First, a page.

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placeholder March 23, 2015   •   VOL. 53, NO. 6   •   Oakland, CA
Letters from Readers
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In Serra's defense

I write in defense of Blessed Junipero Serra, soon to be a saint of the Catholic Church (September 2015). He deserves it. He was born in Majorca, Spain in 1713 and he longed to be a missionary in the New World in order to save souls. To accomplish that goal, he joined the Franciscans and became a professor of theology with a doctoral degree. He then went to Mexico where he taught many native people while learning their languages. He was famous even in those days for walking long mountain roads between villages with an injured foot that plagued him all the way to his days on the El Camino Real in California.

He had such a zeal for the goodness of Native American people because he accepted completely their inherent human dignity. According to Archbishop José Gomez, "Padre Serra knew the writings and experience of the Dominican missionary Bartolone de Las Casas in Central America. Padre Serra was bold and articulate in fighting against the civil authorities to defend the humanity and rights of indigenous people."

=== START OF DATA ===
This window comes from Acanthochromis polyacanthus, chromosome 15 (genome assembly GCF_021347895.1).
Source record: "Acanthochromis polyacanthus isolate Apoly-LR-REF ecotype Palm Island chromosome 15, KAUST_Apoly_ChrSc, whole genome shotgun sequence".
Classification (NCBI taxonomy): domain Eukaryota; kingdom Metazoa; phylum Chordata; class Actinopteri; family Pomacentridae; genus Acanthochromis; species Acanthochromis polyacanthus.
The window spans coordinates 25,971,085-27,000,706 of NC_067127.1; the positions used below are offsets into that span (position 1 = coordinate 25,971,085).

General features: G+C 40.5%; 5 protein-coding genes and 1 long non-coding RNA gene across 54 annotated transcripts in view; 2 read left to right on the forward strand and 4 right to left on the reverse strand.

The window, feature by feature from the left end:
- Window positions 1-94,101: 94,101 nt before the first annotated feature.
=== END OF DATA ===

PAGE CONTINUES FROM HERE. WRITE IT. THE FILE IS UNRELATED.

California's missionary activity ended some 50 years after Serra's death. In looking back on his life now, many seek to criticize him through a theory of guilt by association wherein he is purportedly an accomplice in the Spanish Conquest of the New World.

But they have no evidence against Serra. With Serra, there is only love. Discipline, yes but much more love. After all, he wanted to spend eternity with the Native American people he was baptizing.

Thomas P. Greerty

What kids think

This Lenten season, along with our daily Lenten Journey Devotions, my seventh grade religion class at St. Michael's School in Livermore discussed when Jesus Christ realized that he was God. It was a question that led to much research and discussion in class.

Seven pupils believed He always knew, even as a baby. "He was never estranged from the Father because of the human nature which he assumed."

Three of them said Jesus realized it when He was teaching in the temple at age 12.

Another believes Jesus became aware when he was baptized by John the Baptist and the Holy Spirit descended upon Him.

And another pupil believes Jesus became aware He was God at the moment of his first public miracle, He performed at the wedding feast at Cana.

Vince Halter

Repent and believe